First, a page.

Case Report

VUS-type alteration in POLD1 and microsatellite instability in a metastatic luminal B breast cancer patient

Catarina Marchon da Silva1, Denis Shimba2, Denise Oishi2, Allyne Cagnacci2, Ana Carolina Ribeiro Chaves de Gouvea2 and Felipe Ades2

1Faculdade de Medicina, Universidade Municipal de São Caetano do Sul, São Caetano do Sul, SP 09521-160, Brazil

2Centro Especializado em Oncologia, Hospital Alemão Oswaldo Cruz, São Paulo, SP 01323-020, Brazil


Microsatellite instability (MSI) and POLD1 mutations are usually described in colorectal tumours in patients with polyposis syndrome but rarely found in breast tumours. This case describes a metastatic luminal B breast tumour in a young patient with an important family history of cancer. Mutational studies found a Variant of Uncertain Significance (VUS)-type alteration in POLD1 that motivated the study for MSI, which was found positive. Recent data point towards the use of pembrolizumab as a treatment option for tumour presenting with MSI instead of chemotherapy.

Keywords: POLD1, luminal B breast cancer, pembrolizumab, microsatellite instability

Correspondence to: Felipe Ades

Published: 21/01/2020
Received: 26/08/2019

Publication costs for this article were supported by ecancer (UK Charity number 1176307).

Copyright: © the authors; licensee ecancermedicalscience. This is an Open Access article distributed under the terms of the Creative Commons Attribution License (, which permits unrestricted use, distribution, and reproduction in any medium, provided the original work is properly cited.


Breast cancer is a heterogeneous disease with high prevalence in developed and developing countries. Breast cancer has its highest incidence in women between 40 and 70 years old, affecting around 2 million women in 2018 [1]. The disease is divided into four main immunohistochemical profiles, according to receptor expression for oestrogen (ER), progesterone (PgR) and human epidermal 2 growth factor gene receptor (HER2): luminal A, luminal B, Triple-negative and HER2 positive [2]. As a result, treatment is more individualised depending on the subtype.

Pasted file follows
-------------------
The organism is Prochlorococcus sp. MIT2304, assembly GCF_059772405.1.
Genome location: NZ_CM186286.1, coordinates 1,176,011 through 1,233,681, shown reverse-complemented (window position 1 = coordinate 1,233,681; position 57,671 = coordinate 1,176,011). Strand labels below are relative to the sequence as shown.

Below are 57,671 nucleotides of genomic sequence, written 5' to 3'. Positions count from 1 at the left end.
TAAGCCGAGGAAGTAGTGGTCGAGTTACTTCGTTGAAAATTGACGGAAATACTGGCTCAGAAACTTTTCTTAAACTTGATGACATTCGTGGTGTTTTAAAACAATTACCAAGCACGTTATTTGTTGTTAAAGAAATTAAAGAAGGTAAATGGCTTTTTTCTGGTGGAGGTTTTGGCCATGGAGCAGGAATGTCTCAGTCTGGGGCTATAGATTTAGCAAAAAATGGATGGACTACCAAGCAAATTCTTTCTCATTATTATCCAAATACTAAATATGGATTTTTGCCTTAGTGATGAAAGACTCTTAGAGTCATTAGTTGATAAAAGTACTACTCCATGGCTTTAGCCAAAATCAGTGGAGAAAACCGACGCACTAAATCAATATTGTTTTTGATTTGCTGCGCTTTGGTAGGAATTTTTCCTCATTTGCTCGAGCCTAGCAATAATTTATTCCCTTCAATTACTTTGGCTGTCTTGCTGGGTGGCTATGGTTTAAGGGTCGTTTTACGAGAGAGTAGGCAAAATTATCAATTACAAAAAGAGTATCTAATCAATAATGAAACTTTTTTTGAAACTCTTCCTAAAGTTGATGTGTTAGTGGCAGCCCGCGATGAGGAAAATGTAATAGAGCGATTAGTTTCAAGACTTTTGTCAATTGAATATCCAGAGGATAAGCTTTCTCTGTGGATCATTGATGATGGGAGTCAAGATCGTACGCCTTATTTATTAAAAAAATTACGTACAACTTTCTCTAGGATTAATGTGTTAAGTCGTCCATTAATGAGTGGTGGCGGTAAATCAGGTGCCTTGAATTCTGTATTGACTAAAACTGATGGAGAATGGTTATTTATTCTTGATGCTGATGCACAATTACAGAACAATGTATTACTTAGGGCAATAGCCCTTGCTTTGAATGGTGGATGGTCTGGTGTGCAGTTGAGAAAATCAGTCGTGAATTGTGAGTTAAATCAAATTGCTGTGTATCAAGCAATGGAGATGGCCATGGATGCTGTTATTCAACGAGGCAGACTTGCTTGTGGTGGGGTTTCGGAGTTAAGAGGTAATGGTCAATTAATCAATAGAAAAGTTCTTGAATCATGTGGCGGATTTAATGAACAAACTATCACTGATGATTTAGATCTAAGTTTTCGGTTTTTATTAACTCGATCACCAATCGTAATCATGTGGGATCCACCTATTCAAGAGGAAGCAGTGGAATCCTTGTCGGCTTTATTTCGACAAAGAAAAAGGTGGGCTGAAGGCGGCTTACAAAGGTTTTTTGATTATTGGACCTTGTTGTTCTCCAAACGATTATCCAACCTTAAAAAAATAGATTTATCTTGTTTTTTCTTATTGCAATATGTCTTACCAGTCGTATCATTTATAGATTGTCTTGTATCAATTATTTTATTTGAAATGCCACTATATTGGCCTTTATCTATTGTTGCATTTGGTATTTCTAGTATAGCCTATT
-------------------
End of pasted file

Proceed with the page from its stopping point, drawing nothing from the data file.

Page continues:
Microsatellites are nucleotide repetitions of the DNA, responsible for genomic maintenance. During replication, they may suffer errors which are quickly repaired, and normal replication follows. Hence, microsatellite instability (MSI) is the name given to the germline allele portion of the microsatellite that has suffered addition or deletion of its units, product of loss of cell capacity to correct errors associated with replication, resulting in a somatic length alteration [3, 11].

Tumours presenting MSI have higher mutation rates since DNA-repairing genes are either mutated or inactive, resulting in constant DNA exposure to transformation during cell replication. This process leads to neoantigen synthesis, allowing easier recognition by the immune system. Since immunotherapy aims to amplify the immune system while down-regulating tumour-immune evasion mechanisms, it is a useful tool in tumours with these characteristics.

In this scenario, pembrolizumab, an anti-PD-1 monoclonal antibody, prevents lymphocyte down-regulation after tumour PD-L1 and lymphocyte PD-1 binding [4]. As a result, tumour proteins are better recognised for increasing the immune system efficacy and causing cytotoxic cell death. A recent study demonstrated that tumours presenting MSI, regardless of tumour etiology, can be treated with pembrolizumab.